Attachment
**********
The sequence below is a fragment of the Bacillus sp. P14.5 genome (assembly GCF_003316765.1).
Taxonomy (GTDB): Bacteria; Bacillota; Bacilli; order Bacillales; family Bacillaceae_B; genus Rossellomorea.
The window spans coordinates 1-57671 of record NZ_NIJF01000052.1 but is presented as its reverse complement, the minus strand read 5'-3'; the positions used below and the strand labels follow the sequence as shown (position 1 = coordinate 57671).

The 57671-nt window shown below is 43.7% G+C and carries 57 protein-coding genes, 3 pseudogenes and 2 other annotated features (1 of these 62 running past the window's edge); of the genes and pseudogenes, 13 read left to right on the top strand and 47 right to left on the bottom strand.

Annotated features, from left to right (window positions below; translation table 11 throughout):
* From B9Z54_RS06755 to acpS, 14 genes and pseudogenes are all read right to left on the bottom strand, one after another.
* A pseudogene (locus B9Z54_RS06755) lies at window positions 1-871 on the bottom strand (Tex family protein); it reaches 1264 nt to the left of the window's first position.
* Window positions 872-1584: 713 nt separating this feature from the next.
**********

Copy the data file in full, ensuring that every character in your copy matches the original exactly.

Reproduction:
The sequence below is a fragment of the Bacillus sp. P14.5 genome (assembly GCF_003316765.1).
Taxonomy (GTDB): Bacteria; Bacillota; Bacilli; order Bacillales; family Bacillaceae_B; genus Rossellomorea.
The window spans coordinates 1-57671 of record NZ_NIJF01000052.1 but is presented as its reverse complement, the minus strand read 5'-3'; the positions used below and the strand labels follow the sequence as shown (position 1 = coordinate 57671).

The 57671-nt window shown below is 43.7% G+C and carries 57 protein-coding genes, 3 pseudogenes and 2 other annotated features (1 of these 62 running past the window's edge); of the genes and pseudogenes, 13 read left to right on the top strand and 47 right to left on the bottom strand.

Annotated features, from left to right (window positions below; translation table 11 throughout):
* From B9Z54_RS06755 to acpS, 14 genes and pseudogenes are all read right to left on the bottom strand, one after another.
* A pseudogene (locus B9Z54_RS06755) lies at window positions 1-871 on the bottom strand (Tex family protein); it reaches 1264 nt to the left of the window's first position.
* Window positions 872-1584: 713 nt separating this feature from the next.